November 29, 2015 - First Sunday of Advent, Cycle C

November 25th, 2015


First Reading  Jeremiah 33:14-16
The Lord will fulfill his promises to Israel and Judah.

Responsorial Psalm  Psalm 25:4-5,8-9,10,14
The Lord will teach us his paths.

Second Reading  1 Thessalonians 3:12—4:2
Paul encourages the Thessalonians to be holy and to please God.

Gospel Reading
Luke 21:25-28,34-36
Jesus teaches his disciples to be vigilant so that they will be ready when the Son of Man comes in glory.

In this new liturgical year that begins this week, the Gospel of Luke will be the primary Gospel proclaimed (Lectionary Cycle C). This week we hear Jesus speak to his disciples about the need for vigilance and prayer as they wait for the coming of the Son of Man in glory. This passage marks the conclusion of a lengthy dialogue in which Jesus predicts the destruction of the Temple in Jerusalem, warns about the persecution and tribulations to follow, and identifies the signs that will signal the coming of the Son of Man in glory


November 22 - Feast of Christ the King: His kingdom come!

November 21st, 2015


First Reading  Daniel 7:13-14
Daniel prophesies about the coming of the Son of Man.

Responsorial Psalm  Psalm 93:1,1-2,5
A prayer of praise to God our king

Second Reading  Revelation 1:5-8
Jesus is the firstborn of the dead and the ruler of all.

Gospel Reading
John 18:33b-37

This Sunday, at the end of Church’s liturgical year, the readings describe the enthronement of the victorious Christ as King in Heaven in all his glory. Instituting this Feast of Christ the King, Pope Pius XI proclaimed: “Pax Christi in regno Christi” (the peace of Christ in the reign of Christ). This means that we live in the peace of Christ when we surrender our lives to him every day, accept him as our God, Savior and King and allow him to rule our lives. In today’s Gospel Jesus speaks of kings and kingship, yet he is not referring to power but to truth. Pilate fails to understand: can there be a power not obtained by human means? A power which does not respond to the logic of domination and force? Jesus came to reveal and bring a new kingship, that of God; he came to bear witness to the truth of a God who is love (cf. 1 Jn 4:8,16), who wants to establish a kingdom of justice, love and peace (cf. Preface). Whoever is open to love hears this testimony and accepts it with faith, to enter the kingdom of God.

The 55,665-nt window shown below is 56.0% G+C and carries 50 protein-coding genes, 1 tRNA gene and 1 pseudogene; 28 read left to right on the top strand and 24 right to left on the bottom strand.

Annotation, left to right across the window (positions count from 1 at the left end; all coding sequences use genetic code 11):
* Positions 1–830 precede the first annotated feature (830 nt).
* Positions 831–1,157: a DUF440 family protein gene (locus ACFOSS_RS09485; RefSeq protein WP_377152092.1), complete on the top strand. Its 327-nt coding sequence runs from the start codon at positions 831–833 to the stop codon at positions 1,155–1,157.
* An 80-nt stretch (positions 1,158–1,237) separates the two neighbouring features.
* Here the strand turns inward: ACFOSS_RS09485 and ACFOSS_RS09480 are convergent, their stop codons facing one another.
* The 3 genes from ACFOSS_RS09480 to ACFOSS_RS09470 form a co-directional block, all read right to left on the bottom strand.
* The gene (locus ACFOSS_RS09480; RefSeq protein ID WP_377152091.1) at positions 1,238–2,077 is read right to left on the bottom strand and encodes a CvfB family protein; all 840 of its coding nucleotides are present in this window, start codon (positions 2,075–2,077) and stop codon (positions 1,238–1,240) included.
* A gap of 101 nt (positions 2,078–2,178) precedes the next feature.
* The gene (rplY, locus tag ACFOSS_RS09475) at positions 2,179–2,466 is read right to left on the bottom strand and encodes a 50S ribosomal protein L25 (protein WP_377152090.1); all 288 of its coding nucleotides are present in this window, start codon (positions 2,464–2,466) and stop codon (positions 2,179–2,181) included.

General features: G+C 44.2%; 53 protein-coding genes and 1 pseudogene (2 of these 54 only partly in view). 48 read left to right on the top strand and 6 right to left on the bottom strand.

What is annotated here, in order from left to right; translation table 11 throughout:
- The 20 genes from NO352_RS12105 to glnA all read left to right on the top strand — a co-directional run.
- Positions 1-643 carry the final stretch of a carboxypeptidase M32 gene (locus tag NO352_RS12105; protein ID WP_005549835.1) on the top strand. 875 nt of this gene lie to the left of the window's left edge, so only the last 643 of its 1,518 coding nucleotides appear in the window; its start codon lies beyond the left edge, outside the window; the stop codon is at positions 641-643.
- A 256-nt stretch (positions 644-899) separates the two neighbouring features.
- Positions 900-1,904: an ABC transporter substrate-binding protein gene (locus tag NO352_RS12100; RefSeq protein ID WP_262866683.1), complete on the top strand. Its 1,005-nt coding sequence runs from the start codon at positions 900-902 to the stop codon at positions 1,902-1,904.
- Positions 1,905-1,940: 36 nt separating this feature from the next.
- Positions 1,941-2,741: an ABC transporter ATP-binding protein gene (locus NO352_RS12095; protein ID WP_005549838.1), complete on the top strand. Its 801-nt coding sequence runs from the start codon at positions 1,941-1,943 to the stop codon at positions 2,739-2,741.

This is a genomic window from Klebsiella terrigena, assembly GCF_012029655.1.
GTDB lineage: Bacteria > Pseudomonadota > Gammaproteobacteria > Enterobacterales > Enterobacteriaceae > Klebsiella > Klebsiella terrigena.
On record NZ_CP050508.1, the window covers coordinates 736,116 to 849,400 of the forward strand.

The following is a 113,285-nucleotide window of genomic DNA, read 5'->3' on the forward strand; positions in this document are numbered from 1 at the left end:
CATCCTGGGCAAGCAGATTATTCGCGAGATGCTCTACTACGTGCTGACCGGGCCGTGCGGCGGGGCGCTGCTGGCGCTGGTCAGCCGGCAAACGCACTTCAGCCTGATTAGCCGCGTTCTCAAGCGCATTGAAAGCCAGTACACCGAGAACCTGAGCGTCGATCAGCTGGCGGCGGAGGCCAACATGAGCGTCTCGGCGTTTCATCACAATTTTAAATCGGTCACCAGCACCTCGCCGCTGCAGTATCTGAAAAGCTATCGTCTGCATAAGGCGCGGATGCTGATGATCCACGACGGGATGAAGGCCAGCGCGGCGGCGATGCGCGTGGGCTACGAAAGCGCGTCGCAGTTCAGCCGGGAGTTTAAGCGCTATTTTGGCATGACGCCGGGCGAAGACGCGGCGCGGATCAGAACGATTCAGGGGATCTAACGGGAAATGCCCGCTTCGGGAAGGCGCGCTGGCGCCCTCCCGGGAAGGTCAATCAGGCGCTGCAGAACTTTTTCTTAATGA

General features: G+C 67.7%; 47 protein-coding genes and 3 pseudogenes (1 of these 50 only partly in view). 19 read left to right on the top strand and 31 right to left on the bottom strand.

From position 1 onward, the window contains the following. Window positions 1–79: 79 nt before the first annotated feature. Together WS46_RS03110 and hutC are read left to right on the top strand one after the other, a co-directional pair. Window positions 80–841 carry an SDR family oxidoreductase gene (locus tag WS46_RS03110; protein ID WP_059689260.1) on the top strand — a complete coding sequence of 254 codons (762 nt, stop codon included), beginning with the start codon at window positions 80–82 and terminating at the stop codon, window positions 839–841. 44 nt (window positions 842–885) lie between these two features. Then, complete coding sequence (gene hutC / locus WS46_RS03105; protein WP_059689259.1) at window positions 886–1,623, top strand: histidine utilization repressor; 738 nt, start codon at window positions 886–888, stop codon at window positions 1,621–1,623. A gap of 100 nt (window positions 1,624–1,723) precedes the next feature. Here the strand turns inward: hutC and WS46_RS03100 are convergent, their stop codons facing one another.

November 15 - Thirty Third Sunday in Ordinary Time: Life is short

November 11th, 2015


First Reading  Daniel 12:1-3
Daniel prophesies about the judgment of the last days.

Responsorial Psalm  Psalm 16:5,8,9-10,11
God protects us and shows us the path of life.

Second Reading  Hebrews 10:11-14,18
Jesus' offering for sin has made all to be consecrated perfect forever.

Gospel Reading
Mark 13:24-32

In this, the second-to-the-last week of the Church year, Jesus has finally made it to Jerusalem. Near to His passion and death, He gives us a teaching of hope—telling us how it will be when He returns again in glory. The Gospel text is an eschatological (i.e., an End of Time) image. Jesus is being typically provocative, trying to cajole his audience into thinking large and imagining what is really important among all the complexities and clutter of normal human life. Today’s Gospel narrative is from the 13th Chapter of Mark’s Gospel account, sometimes labeled “The Little Apocalypse.” It uses what 20th Century people called technicolor and surround-sound by way of dramatizing the imaginary end of the created universe. Jesus was very serious about getting people to think somewhat more critically than they were culturally accustomed to doing. He tried to move them away from the idea of merely earning God’s approval, and toward the idea of engaging life ever-more fully, thoughtfully, justly, and wisely. The just and the wise would recognize “the Son of Man coming in the clouds” as a sign of God’s presence and justice.


November 8 - Thirty Second Sunday in Ordinary Time: to give thankfully

November 5th, 2015


First Reading  1 Kings 17:10-16
Through Elijah, a widow and her son are blest with enough flour and oil to supply them for a year.

Responsorial Psalm   Psalm 146:7,8-9 9-10
A prayer of praise to God who raises up the lowly

Second Reading   Hebrews 9:24-28
Christ died once to take away sin; he will return again to bring salvation.

Gospel Reading
Mark 12:38-44 (shorter form, Mark 12:41-44)